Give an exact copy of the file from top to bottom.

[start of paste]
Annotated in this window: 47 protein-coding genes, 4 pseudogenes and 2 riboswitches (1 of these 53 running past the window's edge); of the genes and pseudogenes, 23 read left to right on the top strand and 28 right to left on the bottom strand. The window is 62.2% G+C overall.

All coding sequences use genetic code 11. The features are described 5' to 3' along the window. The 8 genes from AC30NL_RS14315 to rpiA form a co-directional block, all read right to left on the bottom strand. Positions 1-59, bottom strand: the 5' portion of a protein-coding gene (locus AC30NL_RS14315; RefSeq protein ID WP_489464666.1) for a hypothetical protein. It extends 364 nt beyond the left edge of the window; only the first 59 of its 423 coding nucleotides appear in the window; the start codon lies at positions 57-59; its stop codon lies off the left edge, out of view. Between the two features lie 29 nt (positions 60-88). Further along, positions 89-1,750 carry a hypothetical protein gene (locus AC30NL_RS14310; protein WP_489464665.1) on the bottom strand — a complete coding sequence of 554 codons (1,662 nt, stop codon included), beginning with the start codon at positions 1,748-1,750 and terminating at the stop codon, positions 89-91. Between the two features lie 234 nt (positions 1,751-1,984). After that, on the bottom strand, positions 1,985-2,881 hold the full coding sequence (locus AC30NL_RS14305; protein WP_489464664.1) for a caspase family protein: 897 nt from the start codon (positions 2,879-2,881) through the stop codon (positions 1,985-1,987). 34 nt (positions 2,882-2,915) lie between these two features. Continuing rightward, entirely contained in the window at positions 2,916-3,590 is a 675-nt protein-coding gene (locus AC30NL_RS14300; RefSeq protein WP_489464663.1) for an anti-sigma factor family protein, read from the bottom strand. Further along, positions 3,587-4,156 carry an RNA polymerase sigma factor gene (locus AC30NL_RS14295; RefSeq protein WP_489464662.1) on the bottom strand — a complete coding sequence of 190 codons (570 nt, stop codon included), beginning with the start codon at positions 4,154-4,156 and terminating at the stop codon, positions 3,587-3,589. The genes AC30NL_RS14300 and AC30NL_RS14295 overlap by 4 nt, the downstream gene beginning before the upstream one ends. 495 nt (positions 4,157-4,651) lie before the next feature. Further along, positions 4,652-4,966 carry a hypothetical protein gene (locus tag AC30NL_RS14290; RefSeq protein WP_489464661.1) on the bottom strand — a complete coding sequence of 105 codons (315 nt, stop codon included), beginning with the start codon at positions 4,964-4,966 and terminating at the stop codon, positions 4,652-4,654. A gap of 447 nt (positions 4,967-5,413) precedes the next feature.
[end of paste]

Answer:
Annotated in this window: 47 protein-coding genes, 4 pseudogenes and 2 riboswitches (1 of these 53 running past the window's edge); of the genes and pseudogenes, 23 read left to right on the top strand and 28 right to left on the bottom strand. The window is 62.2% G+C overall.

All coding sequences use genetic code 11. The features are described 5' to 3' along the window. The 8 genes from AC30NL_RS14315 to rpiA form a co-directional block, all read right to left on the bottom strand. Positions 1-59, bottom strand: the 5' portion of a protein-coding gene (locus AC30NL_RS14315; RefSeq protein ID WP_489464666.1) for a hypothetical protein. It extends 364 nt beyond the left edge of the window; only the first 59 of its 423 coding nucleotides appear in the window; the start codon lies at positions 57-59; its stop codon lies off the left edge, out of view. Between the two features lie 29 nt (positions 60-88). Further along, positions 89-1,750 carry a hypothetical protein gene (locus AC30NL_RS14310; protein WP_489464665.1) on the bottom strand — a complete coding sequence of 554 codons (1,662 nt, stop codon included), beginning with the start codon at positions 1,748-1,750 and terminating at the stop codon, positions 89-91. Between the two features lie 234 nt (positions 1,751-1,984). After that, on the bottom strand, positions 1,985-2,881 hold the full coding sequence (locus AC30NL_RS14305; protein WP_489464664.1) for a caspase family protein: 897 nt from the start codon (positions 2,879-2,881) through the stop codon (positions 1,985-1,987). 34 nt (positions 2,882-2,915) lie between these two features. Continuing rightward, entirely contained in the window at positions 2,916-3,590 is a 675-nt protein-coding gene (locus AC30NL_RS14300; RefSeq protein WP_489464663.1) for an anti-sigma factor family protein, read from the bottom strand. Further along, positions 3,587-4,156 carry an RNA polymerase sigma factor gene (locus AC30NL_RS14295; RefSeq protein WP_489464662.1) on the bottom strand — a complete coding sequence of 190 codons (570 nt, stop codon included), beginning with the start codon at positions 4,154-4,156 and terminating at the stop codon, positions 3,587-3,589. The genes AC30NL_RS14300 and AC30NL_RS14295 overlap by 4 nt, the downstream gene beginning before the upstream one ends. 495 nt (positions 4,157-4,651) lie before the next feature. Further along, positions 4,652-4,966 carry a hypothetical protein gene (locus tag AC30NL_RS14290; RefSeq protein WP_489464661.1) on the bottom strand — a complete coding sequence of 105 codons (315 nt, stop codon included), beginning with the start codon at positions 4,964-4,966 and terminating at the stop codon, positions 4,652-4,654. A gap of 447 nt (positions 4,967-5,413) precedes the next feature.